Academic journal article Journal of Comparative Family Studies

Key Concepts in Family Studies

Academic journal article Journal of Comparative Family Studies

Key Concepts in Family Studies

Article excerpt

Jane Ribbens McCarthy and Rosalind Edwards. Key Concepts in Family Studies. Thousand Oaks, CA: Sage Publications (2011). 247 pages, ISBN: 9781412920063.

The broad field of family studies comprises a variety of disciplines, theoretical traditions and methodological approaches, as well as different political orientations and ideological tendencies. It is thus an ambitious and courageous endeavour to set out to summarize 'key concepts in family studies' in one paperback book and 46 entries. Jane Ribbens McCarthy from the Open University and Rosalind Edwards from the University of Southampton gave it a try-and were impressively successful.

Their book is a rich and reflected overview on selected topics and ideas in interdisciplinary family studies. In its 46 entries, 3-5 pages each, the authors manage to introduce, explain, compare and critically evaluate important approaches. Each entry contains a short and useful definition of the concept, a differentiated discussion, a brief summary, and helpful references for further reading. While the book can be used as small encyclopedia, it is worthwhile reading it through from the first to the last page. In this sense, it is much more than a reference work: an inspiring, well-founded and inherently critical analysis.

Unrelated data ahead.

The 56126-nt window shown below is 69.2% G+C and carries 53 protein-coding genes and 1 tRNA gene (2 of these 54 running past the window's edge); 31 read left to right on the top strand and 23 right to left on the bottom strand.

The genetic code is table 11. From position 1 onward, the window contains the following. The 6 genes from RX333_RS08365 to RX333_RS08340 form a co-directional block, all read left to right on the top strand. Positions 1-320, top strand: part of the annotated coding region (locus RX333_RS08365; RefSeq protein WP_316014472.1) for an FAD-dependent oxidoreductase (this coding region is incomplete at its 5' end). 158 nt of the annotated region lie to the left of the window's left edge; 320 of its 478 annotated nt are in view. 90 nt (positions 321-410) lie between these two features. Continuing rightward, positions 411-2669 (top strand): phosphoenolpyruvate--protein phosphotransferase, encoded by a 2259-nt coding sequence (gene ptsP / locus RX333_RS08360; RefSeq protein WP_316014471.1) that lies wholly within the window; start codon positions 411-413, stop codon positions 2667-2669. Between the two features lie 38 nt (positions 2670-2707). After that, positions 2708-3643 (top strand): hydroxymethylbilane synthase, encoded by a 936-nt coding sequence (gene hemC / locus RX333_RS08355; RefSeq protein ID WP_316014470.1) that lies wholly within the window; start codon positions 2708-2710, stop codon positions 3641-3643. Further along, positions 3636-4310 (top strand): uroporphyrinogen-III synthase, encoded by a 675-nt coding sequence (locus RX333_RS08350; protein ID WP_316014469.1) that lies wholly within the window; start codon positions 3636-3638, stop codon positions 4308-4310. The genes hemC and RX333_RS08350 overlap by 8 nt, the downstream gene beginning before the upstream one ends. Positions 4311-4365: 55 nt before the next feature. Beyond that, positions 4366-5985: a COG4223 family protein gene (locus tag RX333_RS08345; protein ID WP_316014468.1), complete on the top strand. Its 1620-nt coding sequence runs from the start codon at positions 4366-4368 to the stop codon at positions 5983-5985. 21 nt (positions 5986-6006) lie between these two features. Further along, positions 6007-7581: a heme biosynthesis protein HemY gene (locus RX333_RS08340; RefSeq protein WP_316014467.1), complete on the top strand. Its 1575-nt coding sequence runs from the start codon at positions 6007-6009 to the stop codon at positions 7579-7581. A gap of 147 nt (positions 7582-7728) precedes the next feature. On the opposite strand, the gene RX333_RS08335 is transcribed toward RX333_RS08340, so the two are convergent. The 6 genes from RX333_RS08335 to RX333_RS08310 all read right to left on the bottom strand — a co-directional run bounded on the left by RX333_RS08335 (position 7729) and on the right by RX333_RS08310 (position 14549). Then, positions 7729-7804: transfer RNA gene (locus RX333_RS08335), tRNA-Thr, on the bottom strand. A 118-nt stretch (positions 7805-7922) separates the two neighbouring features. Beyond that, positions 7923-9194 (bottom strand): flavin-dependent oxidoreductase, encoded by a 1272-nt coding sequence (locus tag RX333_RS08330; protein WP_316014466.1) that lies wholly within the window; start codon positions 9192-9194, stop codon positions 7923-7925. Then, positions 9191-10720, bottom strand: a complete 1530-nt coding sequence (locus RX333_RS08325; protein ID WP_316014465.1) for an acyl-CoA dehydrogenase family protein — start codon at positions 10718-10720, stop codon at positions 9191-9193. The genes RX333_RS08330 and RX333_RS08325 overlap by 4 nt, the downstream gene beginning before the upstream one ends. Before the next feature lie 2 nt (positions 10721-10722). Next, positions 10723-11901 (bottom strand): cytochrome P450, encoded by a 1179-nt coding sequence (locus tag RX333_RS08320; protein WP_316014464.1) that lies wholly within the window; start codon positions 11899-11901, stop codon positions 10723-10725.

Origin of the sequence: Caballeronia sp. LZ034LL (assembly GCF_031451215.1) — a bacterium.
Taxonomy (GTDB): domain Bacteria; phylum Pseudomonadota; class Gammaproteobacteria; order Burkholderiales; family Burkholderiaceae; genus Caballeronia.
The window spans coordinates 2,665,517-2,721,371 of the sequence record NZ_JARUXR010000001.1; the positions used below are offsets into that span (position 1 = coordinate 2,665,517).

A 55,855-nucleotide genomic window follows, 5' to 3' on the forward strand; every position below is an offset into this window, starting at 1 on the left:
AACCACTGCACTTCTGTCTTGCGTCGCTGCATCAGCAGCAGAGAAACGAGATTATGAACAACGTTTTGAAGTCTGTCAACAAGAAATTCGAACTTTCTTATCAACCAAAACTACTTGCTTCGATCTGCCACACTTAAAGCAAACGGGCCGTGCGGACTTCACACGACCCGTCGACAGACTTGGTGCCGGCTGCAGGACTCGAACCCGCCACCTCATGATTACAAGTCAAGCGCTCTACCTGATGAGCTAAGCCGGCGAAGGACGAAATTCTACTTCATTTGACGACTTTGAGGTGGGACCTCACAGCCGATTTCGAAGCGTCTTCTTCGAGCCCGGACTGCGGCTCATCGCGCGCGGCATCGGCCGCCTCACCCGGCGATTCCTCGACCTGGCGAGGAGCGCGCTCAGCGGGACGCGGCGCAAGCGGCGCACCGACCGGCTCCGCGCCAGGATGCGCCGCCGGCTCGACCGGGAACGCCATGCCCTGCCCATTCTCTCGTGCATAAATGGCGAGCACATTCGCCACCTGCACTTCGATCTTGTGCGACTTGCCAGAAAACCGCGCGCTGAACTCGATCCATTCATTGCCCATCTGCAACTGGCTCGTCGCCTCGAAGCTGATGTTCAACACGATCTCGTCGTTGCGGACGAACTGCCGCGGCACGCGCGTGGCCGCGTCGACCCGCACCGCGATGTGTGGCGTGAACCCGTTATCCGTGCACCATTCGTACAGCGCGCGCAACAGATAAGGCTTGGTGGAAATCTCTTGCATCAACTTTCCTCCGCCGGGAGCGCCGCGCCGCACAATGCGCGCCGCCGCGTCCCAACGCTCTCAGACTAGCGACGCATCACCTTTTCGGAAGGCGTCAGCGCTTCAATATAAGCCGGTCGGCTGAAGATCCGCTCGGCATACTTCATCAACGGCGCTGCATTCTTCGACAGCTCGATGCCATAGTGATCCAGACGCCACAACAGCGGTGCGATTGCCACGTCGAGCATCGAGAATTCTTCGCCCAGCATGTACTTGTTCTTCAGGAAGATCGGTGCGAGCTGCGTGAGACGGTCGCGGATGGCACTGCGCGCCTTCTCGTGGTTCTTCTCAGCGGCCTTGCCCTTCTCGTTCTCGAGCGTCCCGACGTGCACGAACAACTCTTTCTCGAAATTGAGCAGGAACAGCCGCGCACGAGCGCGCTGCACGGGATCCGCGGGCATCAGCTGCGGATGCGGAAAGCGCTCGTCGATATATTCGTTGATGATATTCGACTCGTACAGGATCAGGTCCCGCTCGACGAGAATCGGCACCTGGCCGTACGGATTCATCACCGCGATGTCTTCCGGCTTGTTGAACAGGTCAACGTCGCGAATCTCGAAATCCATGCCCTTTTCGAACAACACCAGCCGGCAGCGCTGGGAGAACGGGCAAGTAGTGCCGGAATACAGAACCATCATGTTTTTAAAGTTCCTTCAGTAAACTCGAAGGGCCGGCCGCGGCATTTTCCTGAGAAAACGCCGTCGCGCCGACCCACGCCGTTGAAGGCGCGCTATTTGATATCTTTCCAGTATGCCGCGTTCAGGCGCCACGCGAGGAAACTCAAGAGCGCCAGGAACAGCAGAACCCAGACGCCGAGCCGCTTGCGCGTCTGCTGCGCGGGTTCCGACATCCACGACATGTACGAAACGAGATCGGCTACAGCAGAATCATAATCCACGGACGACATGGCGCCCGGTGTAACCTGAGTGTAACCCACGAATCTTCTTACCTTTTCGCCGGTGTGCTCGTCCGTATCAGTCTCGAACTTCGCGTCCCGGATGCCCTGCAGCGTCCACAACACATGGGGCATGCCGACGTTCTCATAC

As a result, the book is a recommendable reading and resource for several audiences: for students or newcomers who want to get familiar with key thoughts and concepts of family studies, for family researchers who wish to look up some aspects, remind themselves of main arguments or broaden their knowledge, and for scholars outside the Anglo-American community who would like to learn more about main discourses in the US and UK, which the book focuses on.

A major prerequisite for the books' quality is that the authors clearly position themselves in the diverse and ideologically burdened field of family studies in their very good introduction. They are explicitly embedded in a feminist, social constructionist sociological tradition, and this context consistently characterizes their book. …

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